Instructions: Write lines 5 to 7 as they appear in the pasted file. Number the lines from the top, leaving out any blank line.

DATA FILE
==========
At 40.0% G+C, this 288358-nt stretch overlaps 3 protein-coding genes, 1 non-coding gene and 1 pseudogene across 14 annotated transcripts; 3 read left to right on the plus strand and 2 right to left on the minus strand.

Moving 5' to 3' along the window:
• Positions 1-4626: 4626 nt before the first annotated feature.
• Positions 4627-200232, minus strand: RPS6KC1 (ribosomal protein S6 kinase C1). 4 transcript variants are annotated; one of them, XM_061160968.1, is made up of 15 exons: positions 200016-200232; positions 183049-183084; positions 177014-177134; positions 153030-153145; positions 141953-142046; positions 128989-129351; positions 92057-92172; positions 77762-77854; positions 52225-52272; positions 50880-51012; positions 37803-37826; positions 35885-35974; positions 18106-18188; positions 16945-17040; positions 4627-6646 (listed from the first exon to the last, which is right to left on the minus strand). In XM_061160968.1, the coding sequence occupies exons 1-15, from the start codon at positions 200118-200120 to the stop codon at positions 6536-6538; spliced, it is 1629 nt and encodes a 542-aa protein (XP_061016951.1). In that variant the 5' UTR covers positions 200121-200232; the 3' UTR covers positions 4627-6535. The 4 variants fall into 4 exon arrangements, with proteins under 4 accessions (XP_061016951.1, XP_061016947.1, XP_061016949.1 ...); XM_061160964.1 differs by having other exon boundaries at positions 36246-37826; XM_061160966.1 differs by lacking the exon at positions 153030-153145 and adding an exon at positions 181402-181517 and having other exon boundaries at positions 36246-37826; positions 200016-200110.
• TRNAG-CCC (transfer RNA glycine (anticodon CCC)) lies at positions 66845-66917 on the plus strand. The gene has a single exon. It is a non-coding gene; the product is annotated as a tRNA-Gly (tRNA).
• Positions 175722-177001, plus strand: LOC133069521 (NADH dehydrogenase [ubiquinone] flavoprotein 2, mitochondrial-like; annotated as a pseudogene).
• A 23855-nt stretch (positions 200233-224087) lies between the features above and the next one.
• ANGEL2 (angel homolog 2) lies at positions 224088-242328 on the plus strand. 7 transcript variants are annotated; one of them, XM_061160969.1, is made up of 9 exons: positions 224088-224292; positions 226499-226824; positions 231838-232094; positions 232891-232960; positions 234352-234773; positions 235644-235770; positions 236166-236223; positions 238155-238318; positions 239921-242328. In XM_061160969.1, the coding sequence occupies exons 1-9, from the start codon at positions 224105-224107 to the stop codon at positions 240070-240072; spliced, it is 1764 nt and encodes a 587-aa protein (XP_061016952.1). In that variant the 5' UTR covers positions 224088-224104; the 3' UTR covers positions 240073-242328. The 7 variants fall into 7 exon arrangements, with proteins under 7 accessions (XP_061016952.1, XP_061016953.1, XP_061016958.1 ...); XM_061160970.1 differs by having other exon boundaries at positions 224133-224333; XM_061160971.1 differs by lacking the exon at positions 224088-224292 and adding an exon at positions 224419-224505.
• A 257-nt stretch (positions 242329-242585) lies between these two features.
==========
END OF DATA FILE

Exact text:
• TRNAG-CCC (transfer RNA glycine (anticodon CCC)) lies at positions 66845-66917 on the plus strand. The gene has a single exon. It is a non-coding gene; the product is annotated as a tRNA-Gly (tRNA).
• Positions 175722-177001, plus strand: LOC133069521 (NADH dehydrogenase [ubiquinone] flavoprotein 2, mitochondrial-like; annotated as a pseudogene).
• A 23855-nt stretch (positions 200233-224087) lies between the features above and the next one.